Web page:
The former SNP MP Michelle Thomson has criticised her treatment at the hands of the party’s leadership.
She said leader Nicola Sturgeon did not give her the chance to explain her side of the story when questions were raised about her business dealings.
Ms Thomson called for Ms Sturgeon to apologise over the party’s handling of the accusations.
The SNP said it wished her well for the future and was happy to “engage with her” over her party membership.
The former parliamentary representative for Edinburgh West had run a property company. Fraud allegations were made against a former business associate.
Ms Thomson resigned the SNP whip but said she was given no choice in the matter by the party.
This week, the Crown Office concluded that there should be “no criminal proceedings at this time”.
It said this was due to an “absence of sufficient credible and reliable evidence”, with the decision coming after “careful consideration of the facts and circumstances of the case”.
In an interview with the BBC political correspondent Nick Eardley, Ms Thomson said she thought the party leader may have “panicked”.
“Nicola Sturgeon is an excellent, consummate politician and she’s the first minister of Scotland and I’m entirely respectful of that,” she said.
“The comments I’ve made in the papers are that perhaps – at the beginning – she was relatively new in her role. Perhaps she panicked.
“Who amongst us hasn’t? I certainly panicked as well, incidentally.”
She added: “What I find disturbing is I had no opportunity whatsoever to speak directly with Nicola Sturgeon and put across some of the key points I’ve made.
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“I had no chance to put across my side of the story.”
A SNP spokesman said: “Michelle Thomson stepped down in 2015 until the investigation was concluded.
“She took a dignified approach while the investigation was under way and will be relieved to put this affair behind her.
“We wish her well for the future and will be happy to engage with her about her membership of the SNP.”
The former MP has always insisted that the property transactions by her business were not only legal but also fair.
She said: “If there’s anyone who does feel aggrieved then I can only apologise.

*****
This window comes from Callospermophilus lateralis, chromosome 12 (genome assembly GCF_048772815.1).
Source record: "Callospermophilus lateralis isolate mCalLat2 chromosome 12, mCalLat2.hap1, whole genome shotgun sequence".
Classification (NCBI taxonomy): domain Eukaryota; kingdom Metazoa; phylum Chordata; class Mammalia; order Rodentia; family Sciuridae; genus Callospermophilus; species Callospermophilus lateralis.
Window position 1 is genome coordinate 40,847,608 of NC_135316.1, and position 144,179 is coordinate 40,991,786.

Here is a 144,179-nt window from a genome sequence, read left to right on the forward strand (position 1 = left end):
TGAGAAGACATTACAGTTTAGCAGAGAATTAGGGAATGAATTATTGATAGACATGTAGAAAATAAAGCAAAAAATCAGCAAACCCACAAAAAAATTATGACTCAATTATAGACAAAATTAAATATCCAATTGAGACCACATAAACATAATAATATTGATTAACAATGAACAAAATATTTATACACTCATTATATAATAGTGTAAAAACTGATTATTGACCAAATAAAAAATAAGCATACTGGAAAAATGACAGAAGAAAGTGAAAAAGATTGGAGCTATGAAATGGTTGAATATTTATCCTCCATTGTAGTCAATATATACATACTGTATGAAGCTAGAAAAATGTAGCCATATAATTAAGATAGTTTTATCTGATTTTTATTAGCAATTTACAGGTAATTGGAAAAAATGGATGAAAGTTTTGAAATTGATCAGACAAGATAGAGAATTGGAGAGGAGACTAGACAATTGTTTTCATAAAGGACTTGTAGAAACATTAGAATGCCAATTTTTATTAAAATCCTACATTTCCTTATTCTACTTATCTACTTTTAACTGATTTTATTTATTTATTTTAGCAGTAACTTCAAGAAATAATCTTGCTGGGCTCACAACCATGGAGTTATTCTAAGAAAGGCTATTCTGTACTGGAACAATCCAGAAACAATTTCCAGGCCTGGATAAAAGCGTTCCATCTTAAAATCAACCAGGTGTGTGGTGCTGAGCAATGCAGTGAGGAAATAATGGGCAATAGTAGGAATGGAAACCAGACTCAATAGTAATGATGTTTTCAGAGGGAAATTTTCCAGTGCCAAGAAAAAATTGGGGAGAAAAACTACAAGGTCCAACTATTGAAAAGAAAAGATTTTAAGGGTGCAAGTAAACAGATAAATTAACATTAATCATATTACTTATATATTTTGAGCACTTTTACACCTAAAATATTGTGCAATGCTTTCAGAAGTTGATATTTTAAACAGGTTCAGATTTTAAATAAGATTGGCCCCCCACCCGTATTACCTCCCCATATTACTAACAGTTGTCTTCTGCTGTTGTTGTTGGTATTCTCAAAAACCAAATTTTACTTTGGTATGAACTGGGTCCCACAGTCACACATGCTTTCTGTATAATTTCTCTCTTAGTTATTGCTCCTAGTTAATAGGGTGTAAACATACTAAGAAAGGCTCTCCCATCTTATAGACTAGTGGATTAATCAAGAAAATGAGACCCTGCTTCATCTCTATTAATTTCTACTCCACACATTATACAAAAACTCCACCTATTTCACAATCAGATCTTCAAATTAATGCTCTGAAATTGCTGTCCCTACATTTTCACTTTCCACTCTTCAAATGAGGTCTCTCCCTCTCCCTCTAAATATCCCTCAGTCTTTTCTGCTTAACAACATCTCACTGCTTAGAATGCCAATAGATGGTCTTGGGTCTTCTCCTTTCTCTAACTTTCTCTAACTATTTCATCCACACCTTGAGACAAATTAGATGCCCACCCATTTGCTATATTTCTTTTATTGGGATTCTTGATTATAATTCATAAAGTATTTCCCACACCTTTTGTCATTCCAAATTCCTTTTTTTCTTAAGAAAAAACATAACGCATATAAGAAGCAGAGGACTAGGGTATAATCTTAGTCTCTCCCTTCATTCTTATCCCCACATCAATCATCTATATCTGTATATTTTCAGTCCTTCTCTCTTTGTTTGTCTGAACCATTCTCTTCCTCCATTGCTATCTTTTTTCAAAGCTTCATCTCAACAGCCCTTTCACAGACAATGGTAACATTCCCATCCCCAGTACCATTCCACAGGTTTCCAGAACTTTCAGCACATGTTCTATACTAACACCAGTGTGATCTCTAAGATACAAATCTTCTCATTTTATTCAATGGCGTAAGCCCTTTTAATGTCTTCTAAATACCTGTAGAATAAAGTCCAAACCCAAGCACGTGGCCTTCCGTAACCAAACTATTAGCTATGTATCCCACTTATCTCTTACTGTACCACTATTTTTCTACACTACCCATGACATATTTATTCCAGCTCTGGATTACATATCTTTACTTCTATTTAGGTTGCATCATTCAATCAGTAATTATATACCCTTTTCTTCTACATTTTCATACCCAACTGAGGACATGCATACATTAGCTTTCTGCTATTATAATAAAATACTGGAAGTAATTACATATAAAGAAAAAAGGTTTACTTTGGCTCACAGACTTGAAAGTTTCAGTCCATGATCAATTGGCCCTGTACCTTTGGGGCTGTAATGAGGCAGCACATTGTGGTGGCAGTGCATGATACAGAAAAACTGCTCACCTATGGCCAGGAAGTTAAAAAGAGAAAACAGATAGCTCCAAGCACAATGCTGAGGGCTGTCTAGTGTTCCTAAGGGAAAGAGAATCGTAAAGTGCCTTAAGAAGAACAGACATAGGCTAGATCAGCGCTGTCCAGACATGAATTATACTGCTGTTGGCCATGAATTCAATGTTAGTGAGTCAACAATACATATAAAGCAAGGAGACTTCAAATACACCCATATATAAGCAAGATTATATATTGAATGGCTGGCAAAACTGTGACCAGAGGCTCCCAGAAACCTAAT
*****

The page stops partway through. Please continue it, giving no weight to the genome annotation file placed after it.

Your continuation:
“I never ever want to, in any of my business dealings, want to diddle someone.
“It’s just not appropriate and it wouldn’t be fair.”
Ms Thomson said was not surprised by the conclusion of the Crown Office that she should not be prosecuted.
“To be honest, not even remotely surprised. I had always been quite clear from the outset, as you recall.
“Obviously though, however, I was relieved because I’d been living under quite a lot of strain and stress for some time.”
The former MP said the reports about her business activities had been badly handled when they first appeared in newspapers in 2015.
“During that time I didn’t actually hear anything from the SNP so I was kind of left, to be honest, to my own devices.
“What do you do here? And unfortunately for me, having no experience, I didn’t do anything.
“I failed to take the chance to rebut the thing at the time because I had no support and I had no experience, if you like.
“It wasn’t until the (following) Tuesday that the business convener of the SNP Derek Mackay and the chief whip Mike Weir came to see me.”
Ms Thomson said she was only given one option.
“Derek had said to me at the first meeting: ‘Look, to be honest, I think we need you to resign the whip’.
“I said at that point: ‘I don’t want to resign the whip – I’m an SNP MP, that’s what I signed up for’.
“And he said he would let me know later that day. Later that day I did get a telephone call confirming that’s what they wanted me to do.”
Ms Thomson said the SNP could have acted quickly to welcome her back because, she believed, it was quickly clear she had done nothing wrong.
After she had resigned the whip, her former colleagues called on her to be reinstated.
“That was referred to the NEC (the party’s national executive).
“Obviously I’m not privy to what was discussed at the NEC buy I did receive a call afterwards saying that they weren’t going to go any further.
“That was a decision I found difficult to understand.”